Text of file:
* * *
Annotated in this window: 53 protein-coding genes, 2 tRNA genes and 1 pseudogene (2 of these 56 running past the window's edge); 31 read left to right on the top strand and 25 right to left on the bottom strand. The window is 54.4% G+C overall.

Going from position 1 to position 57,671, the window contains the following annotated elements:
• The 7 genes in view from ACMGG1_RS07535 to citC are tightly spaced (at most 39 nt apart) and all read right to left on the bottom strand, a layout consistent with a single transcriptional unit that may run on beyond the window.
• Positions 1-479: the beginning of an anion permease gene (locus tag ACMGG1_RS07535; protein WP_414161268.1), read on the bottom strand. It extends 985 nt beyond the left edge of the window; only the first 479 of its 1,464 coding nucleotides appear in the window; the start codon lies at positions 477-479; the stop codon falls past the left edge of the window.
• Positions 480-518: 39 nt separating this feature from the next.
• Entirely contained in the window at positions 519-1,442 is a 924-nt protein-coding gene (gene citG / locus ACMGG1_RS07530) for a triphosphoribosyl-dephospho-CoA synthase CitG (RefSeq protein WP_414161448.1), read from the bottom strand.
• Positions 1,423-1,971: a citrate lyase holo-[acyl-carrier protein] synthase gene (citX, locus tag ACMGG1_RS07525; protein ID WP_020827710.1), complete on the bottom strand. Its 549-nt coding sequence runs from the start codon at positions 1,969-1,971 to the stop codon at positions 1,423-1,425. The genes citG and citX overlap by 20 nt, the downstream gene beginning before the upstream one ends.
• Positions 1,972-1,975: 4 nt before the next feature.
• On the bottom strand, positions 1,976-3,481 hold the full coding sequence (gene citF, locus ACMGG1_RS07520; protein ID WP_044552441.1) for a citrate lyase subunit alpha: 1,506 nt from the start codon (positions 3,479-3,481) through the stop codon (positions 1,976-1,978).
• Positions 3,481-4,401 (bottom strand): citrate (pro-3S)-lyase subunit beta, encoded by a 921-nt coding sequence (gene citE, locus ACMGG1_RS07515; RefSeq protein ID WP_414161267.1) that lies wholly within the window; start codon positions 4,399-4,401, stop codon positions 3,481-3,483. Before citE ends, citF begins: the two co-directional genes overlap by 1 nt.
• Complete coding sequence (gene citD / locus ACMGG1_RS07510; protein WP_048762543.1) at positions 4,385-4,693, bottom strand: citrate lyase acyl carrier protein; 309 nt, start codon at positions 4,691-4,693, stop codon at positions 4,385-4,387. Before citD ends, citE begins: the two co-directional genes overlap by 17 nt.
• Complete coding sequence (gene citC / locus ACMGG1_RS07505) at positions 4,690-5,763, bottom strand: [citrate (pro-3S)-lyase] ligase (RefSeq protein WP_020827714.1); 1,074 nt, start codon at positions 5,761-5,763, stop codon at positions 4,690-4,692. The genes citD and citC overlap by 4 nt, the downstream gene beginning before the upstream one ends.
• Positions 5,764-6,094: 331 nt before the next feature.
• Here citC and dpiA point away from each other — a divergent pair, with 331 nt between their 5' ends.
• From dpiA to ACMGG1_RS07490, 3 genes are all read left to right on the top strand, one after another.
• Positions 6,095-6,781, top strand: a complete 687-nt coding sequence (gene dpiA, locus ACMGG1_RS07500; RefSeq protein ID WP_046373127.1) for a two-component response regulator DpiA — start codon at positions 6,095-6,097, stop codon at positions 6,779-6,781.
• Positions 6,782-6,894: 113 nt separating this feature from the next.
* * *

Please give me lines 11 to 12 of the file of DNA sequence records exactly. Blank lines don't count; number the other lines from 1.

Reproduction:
• Complete coding sequence (gene citD / locus ACMGG1_RS07510; protein WP_048762543.1) at positions 4,385-4,693, bottom strand: citrate lyase acyl carrier protein; 309 nt, start codon at positions 4,691-4,693, stop codon at positions 4,385-4,387. Before citD ends, citE begins: the two co-directional genes overlap by 17 nt.
• Complete coding sequence (gene citC / locus ACMGG1_RS07505) at positions 4,690-5,763, bottom strand: [citrate (pro-3S)-lyase] ligase (RefSeq protein WP_020827714.1); 1,074 nt, start codon at positions 5,761-5,763, stop codon at positions 4,690-4,692. The genes citD and citC overlap by 4 nt, the downstream gene beginning before the upstream one ends.